Lydia Emanuel, former learning and development consultant at Aviva Investors (before taking up a new role with Aviva in Canada), adds the company is encouraging more role models to speak about inclusive behaviours, including Versey, and that D&I has become a key part of the strategy, further supported by clients’ growing demand for ESG integration.
“A lot of communication around race and inclusion has come out this year, ramping up conversations across the company,” she says. “Added to the anti-racism training and leadership inclusion training that has started in 2021 within Aviva Investors, these things raise awareness around the inclusion agenda and the aim is that helps the culture too.”
Versey concurs, highlighting mandatory anti-racism training as Aviva Investors’ most important initiative on the issue in 2021. “This is the culture we need to get to – moving from being ‘not-racist’ to being ‘anti-racist’,” he says. “That's the journey we're trying to take people on. It will take time, but that's ultimately what we need to be to have a fully inclusive culture.”
It is really important for the executive team to learn and listen, and to explore ideas
Versey also mentions the reverse mentoring programme, whereby every member of the ExCo has been paired with a black mentor. “It is really important for the executive team to learn and listen, and to explore ideas. In doing so, we can develop new solutions for future working and gain awareness, especially of the issues we have today,” he says.
Nonetheless, both Versey and Emanuel acknowledge there is work to be done. “One of the things we do is to give all the ExCo an inclusion goal and, from next year on, this will be extended to all people leaders,” says Emanuel. “For far too long, people generally have tended to think inclusion is either for HR or for very senior leaders to own. The reality is the business has many more people than that, and if we leave inclusion to just a handful of people, things are never going to change.”
Delivering black representation
In terms of delivering representation at board and senior management level, this is intended to create diversity of thought and influence decision-making throughout the organisation, and also create role models in the company.
“It is an area of weakness for us and the whole industry,” says Versey. “On ethnic minority representation, BAME statistics can hide the detail of the representation issue – we need to break down statistics by each ethnic minority to get real understanding on where our diversity issues lie.”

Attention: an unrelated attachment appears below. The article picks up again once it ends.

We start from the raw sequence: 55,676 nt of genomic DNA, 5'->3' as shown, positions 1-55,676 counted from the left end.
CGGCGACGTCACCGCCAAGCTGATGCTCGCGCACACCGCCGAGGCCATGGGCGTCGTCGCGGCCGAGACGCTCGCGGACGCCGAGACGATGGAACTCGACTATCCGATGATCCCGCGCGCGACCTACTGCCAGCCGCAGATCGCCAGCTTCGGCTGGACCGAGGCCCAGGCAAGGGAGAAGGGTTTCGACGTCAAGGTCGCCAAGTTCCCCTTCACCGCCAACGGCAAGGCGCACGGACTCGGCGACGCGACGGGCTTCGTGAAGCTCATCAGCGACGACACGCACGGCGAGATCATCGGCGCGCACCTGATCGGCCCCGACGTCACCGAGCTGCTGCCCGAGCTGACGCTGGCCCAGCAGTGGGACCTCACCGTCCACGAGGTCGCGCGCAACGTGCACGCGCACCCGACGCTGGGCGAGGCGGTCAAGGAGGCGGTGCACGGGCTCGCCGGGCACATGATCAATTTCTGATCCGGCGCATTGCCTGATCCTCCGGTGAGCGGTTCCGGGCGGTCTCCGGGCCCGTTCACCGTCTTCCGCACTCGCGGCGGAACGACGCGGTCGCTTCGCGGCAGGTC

It will take time for roles to become available and for the company to create a large enough pool of candidates
He says it will take time for roles to become available and for the company to create a large enough pool of candidates, both of which are needed to make significant changes at senior management level. As a result, Versey is focusing on building future leaders. One way he has begun doing is by changing the structure of the different committees that report into the ExCo, so they are more representative of a diverse community.
“Secondly, we have a very limited number of role models across the business and have to be mindful our ethnic diversity champions are not being asked to do too much on top of their day job,” he adds. “That's an increasing concern I have, and I am considering making ‘diversity champion’ a core part of some people’s roles, so we give them the time to do this properly and they can be rewarded for it appropriately.”
We either struggle to retain diverse talent, or we struggle to progress them through the organisation
Emanuel adds one of the things Aviva Investors has struggled with is the progression of talent. “We get decent diversity at the junior level, but we either struggle to retain diverse talent, or we struggle to progress them through the organisation. We have a bit of work to do in understanding what is causing this,” she says.
At board level, she adds that, although Aviva plc has committed to meet the recommendations of the Parker Review and has named an ethnic minority board member, the focus has not been on Aviva Investors’ board historically, and that board members’ data has not yet been requested.
“That's a big thing and has been acknowledged,” she says. “The other thing is board positions don't open up very frequently, so it will take even more time to change than senior management representation. It's on the agenda, particularly when it comes to ethnicity and social mobility. There is more work to do at the board level, but first we need to figure out what our starting point is.”
Diversity-proofing the business strategy
The establishment of the inclusion steering committee, and its client pillar in particular, are helping to integrate accessibility and inclusion into strategic product and client decisions. Ethnicity has also been built into the ESG process, which forms part of every investment decision, as well as into the engagement framework and voting policy (see below).
I have put diversity and inclusion on the ExCo agenda as a standing item
“I have put diversity and inclusion on the ExCo agenda as a standing item, so it is something we talk about every month,” adds Versey. “We don't have targets yet for ethnic diversity, but now that we have the data, it will be a next step for us to set medium-term targets. It's also important that all the executive team get involved across the different projects we have, whether our own ones or those coordinated externally by the Diversity Project.”